Doug Williams brought a laughing-stock of a franchise to playoffs three times in four years from 1979 through 1982 in Tampa Bay.
The Bucs even made it the NFC Championship in ’79 against the Rams, but lost 9-0.
The Tampa Bay Buccaneers were so inept, Bucs head coach John McKay was asked what he though of his team execution, McKay’s response: “I’m in favor of it.” The Bucs were the doormat of the NFL after losing 37 of 44 games in their first three years in the NFL. But a young quarterback out of Grambling turned the franchise into winners for those three years.
Williams’ life and career took a turn for the worse with the painful loss of his wife. After the Cowboys defeated the Bucs in the ’82 playoffs, it would be five years between NFL starts for Williams.
In 1984, Williams joined the Oklahoma Outlaws of the USFL. The Outlaw ownership had initial talks with quarterback Dan Fouts of the San Diego Chargers. But for a second time, the USFL couldn’t reach a deal with the city officials to bring a franchise San Diego. Fouts used the negotiation to get more money from Alex Spanos (owner of Chargers), so the Tatham family signed Williams.
Williams threw 36 touchdowns and 38 interceptions in his two-year USFL career. In 1986, the Redskins signed Williams, who played in one game and threw one incomplete pass. No one could have foreseen what was in the cards for Williams the following season.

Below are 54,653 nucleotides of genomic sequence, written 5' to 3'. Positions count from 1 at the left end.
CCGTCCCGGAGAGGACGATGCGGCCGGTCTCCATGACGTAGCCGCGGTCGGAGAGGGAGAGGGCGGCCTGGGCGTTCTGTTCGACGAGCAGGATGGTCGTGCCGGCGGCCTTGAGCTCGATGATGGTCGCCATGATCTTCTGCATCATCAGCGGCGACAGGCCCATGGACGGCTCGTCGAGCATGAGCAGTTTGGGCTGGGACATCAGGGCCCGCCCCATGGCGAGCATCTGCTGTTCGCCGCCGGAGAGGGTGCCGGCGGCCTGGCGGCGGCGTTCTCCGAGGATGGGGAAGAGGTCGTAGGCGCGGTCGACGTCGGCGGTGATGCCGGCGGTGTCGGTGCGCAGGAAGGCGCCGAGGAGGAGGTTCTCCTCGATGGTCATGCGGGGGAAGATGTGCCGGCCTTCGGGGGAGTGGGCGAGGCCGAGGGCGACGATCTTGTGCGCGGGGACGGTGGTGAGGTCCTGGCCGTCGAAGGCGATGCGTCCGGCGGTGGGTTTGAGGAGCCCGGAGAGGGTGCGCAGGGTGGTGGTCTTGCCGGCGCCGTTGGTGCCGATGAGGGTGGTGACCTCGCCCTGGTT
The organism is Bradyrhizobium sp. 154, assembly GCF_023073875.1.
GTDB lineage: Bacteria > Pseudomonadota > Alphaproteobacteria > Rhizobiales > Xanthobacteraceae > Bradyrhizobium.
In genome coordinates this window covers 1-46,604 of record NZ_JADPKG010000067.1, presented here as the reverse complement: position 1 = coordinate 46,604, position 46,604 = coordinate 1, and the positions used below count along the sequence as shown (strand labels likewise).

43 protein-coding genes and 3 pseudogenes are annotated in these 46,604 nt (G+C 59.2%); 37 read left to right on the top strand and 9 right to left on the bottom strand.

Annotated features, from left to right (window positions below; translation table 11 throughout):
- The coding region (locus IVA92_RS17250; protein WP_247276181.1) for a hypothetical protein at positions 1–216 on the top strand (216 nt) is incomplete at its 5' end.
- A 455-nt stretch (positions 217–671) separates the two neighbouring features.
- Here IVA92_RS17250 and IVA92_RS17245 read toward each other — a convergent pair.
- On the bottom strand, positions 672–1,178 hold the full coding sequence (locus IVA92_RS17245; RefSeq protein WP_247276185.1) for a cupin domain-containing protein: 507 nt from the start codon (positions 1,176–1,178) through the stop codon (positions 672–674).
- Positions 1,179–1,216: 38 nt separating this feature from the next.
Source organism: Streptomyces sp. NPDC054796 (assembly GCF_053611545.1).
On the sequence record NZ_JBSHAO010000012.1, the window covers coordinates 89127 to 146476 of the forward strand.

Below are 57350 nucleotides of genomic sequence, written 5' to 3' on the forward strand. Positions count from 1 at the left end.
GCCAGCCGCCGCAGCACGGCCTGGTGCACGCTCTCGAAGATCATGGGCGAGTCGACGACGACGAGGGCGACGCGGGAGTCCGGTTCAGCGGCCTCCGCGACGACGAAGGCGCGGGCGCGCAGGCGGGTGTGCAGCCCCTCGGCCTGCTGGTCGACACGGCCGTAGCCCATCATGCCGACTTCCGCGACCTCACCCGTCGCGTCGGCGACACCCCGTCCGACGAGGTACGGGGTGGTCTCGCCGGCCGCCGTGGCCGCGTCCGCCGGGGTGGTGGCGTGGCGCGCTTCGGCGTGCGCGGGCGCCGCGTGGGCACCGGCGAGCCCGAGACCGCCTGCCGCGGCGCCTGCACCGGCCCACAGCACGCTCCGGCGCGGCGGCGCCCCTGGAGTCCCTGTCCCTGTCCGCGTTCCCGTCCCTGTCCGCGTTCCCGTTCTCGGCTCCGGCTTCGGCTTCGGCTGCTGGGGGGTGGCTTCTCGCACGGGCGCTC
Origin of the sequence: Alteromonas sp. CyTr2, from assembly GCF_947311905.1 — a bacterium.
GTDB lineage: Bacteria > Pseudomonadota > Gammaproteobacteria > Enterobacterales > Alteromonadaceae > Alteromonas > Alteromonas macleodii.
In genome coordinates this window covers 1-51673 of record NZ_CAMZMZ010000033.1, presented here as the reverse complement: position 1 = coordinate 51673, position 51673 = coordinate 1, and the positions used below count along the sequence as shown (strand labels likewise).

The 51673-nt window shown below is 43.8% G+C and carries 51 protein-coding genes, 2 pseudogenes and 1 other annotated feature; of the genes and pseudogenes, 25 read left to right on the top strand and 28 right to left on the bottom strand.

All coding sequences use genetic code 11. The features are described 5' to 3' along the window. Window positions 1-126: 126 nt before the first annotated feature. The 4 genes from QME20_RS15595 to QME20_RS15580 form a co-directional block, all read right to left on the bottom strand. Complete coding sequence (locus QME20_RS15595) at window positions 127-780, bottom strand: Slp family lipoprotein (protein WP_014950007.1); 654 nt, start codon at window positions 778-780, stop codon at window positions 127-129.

The 1987 NFL season will be remembered by NFL fans as the "year of the strike."
The NFL cancelled one game and three were played with football scabs.
The NFC East saw the Cowboys continue to falter and the Giants never recovered after losing all three scab-games. The division title was there for the taking by the Redskins.
Late in the season, head coach Joe Gibbs replaced quarterback Jay Schroeder with Williams. The Redskins won four of their remaining five games to finish with an 11-4 record, winning the NFC East (The Redskins won all three scab-games).
As Washington entered the playoffs, few experts gave this “mixed” group a chance against teams like 13-2 49ers, or the 11-5 Bears. But the Skins scalped the Bears for a second-consecutive time in Chicago, 21-17, in the first-round of the playoffs; the Vikings stunned the 49ers in San Francisco with a 36-24 victory.
With Chicago and San Francisco out of the way, the Redskins hosted the Vikings in the NFC Championship. The Vikings battled, but a fourth-and-goal pass to RB Darrin Nelson fell incomplete as Washington held on to a 17-10 win. The Super Bowl was the next destination for Washington.
John Elway looked like he was going to win his first Super Bowl as Denver took a 10-0 first-quarter lead against Washington. But the Redskins put up 35 second-quarter points and never looked back.
Williams threw four touchdowns to the lead the charge: an 80 and 50-yard strike to Sanders, a 27-yard toss to Clark, and an 8-yarder to TE Clint Didier.
Sanders broke the Super Bowl record with 193 yards on nine catches; Clark had three receptions for 55 yards; Williams was 18 of 29 for 340 yards and four touchdowns – winning MVP honors.
The Skins totaled a record 602 yards, as rookie running back Tim Smith set a Super Bowl record of 204 yards rushing in the lop-sided victory.
Williams played in 15 games over the next two seasons, throwing 16 touchdowns and 15 interceptions.